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Relationships and the Power of Standing Your Ground

By November 22, 2019No Comments

Something like love and respect.

depositphotos 34301657 xl 2015

According to my ex-boyfriend, 99% of women are ungrateful and I am one of them. Uh-oh. Looks like we might have a woman-hater on the loose. Someone call the United Nations Gender Equality hotline. I’ve flushed out a real-life, undercover misogynist. He’s all yours.

Yep, I have been analyzed, categorized and classified ungrateful by a man I haven’t seen in about twelve years. Although, considering I was up against such a warped conception stating that 99% of women are ungrateful, I never really had a chance at success.

So, what did I do to constitute such a radical characterization?

I no longer possess the desire to engage with him. That’s it in a nutshell.

Twelve years have passed and still, he seeks me out despite the fact that I have since married another man and have unduly expressed my disinterest in him.

Over the years I have had to block him on social media and email, but every now and then I click that unblock button because I have an internal battle about blocking people that have meant something in my life. The act of blocking can feel hostile and contentious toward the blocked. It is not unlike balancing an invisible sword over their heads which in turn affects our own karma. But some people leave us no choice.

Sometimes, people can’t let go of the past.

During a recent unblock phase, it didn’t take him long to figure out he was carrying an “Out of Jail” card. His name blinked with an incoming message on Messenger within a matter of days. How he manages to score this information so fast is beyond me. Some folks have way too much time on their hands.

Speaking of time, it is of the essence. We are all aware that there are only so many days to speak our truth to the people that matter in our lives.

He wasted no time in declaring his truths to me. He thought about me and my children all the time. He couldn’t forget me. Mistakes were made and he’d give anything to ease the discordant feelings still lingering deep inside. Twelve years and he is still trying for a past that will never come again. A filtered past that looks strikingly different through my eyes.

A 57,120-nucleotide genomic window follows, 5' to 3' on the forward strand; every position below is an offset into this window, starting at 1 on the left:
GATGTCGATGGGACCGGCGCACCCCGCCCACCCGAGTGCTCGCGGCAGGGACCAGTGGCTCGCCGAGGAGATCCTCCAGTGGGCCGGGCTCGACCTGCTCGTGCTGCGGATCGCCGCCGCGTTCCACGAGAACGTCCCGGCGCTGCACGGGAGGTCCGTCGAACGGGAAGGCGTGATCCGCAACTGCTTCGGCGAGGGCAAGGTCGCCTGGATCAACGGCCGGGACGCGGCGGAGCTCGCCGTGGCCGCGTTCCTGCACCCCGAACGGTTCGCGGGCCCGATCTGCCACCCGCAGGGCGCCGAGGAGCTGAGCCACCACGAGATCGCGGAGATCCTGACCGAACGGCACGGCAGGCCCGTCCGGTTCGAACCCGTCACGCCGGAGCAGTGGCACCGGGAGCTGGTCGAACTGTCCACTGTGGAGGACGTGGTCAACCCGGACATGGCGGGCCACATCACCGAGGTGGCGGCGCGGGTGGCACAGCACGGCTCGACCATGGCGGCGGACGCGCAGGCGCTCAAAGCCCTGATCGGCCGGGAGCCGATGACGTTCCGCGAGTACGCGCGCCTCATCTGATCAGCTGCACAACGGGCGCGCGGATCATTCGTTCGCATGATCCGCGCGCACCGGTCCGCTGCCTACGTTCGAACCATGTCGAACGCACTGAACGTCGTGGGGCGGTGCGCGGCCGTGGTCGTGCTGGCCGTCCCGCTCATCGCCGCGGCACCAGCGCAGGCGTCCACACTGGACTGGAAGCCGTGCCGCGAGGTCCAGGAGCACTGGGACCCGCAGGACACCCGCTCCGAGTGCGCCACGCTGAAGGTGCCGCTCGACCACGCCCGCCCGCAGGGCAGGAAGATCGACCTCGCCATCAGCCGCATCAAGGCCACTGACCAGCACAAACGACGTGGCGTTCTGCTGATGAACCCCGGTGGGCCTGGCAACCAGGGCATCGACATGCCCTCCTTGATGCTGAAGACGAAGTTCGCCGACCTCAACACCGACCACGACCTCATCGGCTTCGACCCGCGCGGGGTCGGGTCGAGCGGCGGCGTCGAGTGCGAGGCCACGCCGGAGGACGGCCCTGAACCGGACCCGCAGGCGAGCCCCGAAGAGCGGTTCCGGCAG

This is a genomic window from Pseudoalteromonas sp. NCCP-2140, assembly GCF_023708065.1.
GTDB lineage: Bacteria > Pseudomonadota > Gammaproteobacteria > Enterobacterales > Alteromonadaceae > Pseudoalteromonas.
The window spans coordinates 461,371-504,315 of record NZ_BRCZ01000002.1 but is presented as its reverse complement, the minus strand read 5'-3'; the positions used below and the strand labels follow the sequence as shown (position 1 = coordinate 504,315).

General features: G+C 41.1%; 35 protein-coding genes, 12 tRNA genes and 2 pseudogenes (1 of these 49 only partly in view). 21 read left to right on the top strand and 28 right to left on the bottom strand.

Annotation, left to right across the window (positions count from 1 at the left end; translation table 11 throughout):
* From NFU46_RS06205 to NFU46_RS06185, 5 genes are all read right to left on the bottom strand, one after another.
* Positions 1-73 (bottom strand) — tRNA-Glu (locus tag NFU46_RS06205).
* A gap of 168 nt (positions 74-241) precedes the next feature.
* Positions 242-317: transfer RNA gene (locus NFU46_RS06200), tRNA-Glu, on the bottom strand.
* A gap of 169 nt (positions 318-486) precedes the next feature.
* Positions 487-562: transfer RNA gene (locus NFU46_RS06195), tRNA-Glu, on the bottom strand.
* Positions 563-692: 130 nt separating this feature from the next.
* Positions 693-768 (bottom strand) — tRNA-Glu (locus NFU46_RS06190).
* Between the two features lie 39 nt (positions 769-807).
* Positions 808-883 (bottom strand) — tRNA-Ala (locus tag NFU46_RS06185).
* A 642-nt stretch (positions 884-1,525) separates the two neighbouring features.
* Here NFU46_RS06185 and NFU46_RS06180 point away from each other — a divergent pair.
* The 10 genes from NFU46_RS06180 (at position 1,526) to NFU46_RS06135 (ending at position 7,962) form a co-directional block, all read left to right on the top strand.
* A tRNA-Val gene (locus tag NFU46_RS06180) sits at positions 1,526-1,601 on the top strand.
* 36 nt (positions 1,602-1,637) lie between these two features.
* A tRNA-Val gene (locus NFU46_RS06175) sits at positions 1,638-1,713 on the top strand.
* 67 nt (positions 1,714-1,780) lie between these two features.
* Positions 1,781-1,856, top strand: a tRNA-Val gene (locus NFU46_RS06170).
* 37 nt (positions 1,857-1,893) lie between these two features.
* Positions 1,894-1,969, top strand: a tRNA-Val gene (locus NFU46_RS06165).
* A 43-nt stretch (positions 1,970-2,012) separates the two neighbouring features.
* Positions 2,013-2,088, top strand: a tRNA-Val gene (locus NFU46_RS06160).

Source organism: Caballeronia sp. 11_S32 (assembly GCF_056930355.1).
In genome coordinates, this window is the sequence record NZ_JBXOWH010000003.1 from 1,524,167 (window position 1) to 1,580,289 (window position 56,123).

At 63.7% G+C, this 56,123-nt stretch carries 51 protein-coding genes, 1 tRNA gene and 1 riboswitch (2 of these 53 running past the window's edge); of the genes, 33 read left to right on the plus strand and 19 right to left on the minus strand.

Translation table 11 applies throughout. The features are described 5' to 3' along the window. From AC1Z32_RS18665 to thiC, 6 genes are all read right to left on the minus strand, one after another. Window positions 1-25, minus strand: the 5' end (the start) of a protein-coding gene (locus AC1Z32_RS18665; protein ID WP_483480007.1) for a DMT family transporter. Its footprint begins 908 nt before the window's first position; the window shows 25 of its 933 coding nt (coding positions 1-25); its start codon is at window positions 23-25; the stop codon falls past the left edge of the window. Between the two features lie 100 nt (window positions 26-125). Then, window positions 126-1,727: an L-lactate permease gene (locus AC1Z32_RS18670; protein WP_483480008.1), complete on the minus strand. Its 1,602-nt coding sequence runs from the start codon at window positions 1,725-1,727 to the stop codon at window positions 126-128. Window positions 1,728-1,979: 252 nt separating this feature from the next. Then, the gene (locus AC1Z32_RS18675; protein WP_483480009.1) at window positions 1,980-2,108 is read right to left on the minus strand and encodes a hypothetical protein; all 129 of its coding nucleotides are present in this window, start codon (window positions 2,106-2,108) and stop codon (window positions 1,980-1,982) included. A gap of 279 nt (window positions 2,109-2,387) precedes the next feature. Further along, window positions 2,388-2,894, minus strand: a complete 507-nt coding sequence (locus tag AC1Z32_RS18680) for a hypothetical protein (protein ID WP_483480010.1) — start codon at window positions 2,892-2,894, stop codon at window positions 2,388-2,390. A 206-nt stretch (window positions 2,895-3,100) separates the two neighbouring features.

The past has a way of glamorizing the truth. The years roll by and it gets easier to peer through rose-tinted glasses existing to make everything seem beautiful by distorting the real facts. As a woman who has experienced domestic abuse for over a decade at the hands of her first husband, rose-tinted specs and the ability to romanticize the truth does not always work for me.

Truth: Some people show up in our lives to reinforce what we don’t want.

I am not suggesting these people are any less important than the ones that stick around. They are just as significant because it through these interactions and relationships that we are pushed to assert ourselves;to believe in ourselves enough to stand our ground.

Life presents us with options; forks in the road that lead to alternative destinations and different realities.

Thirteen years ago, and divorced, the option for me looked something this:

Would you like another serve of asshole? Or would you prefer to experience real love and respect now?

Naturally, I was opting for the latter. But, before I got to the love and respect part, I had to sit down to one more turbulent meal of asshole. In the form of Mr 99% guy. I found myself on repeat. Almost.

He waltzed into my home and wanted control from the get-go. The earliest sign was when I cooked for him for the first time, presenting a meal that was instantly met with a grimace and a rude remark. My heart dropped. His mother didn’t cook that way. Turned out, his mother did everything better than me. Do I look like your fucking mother?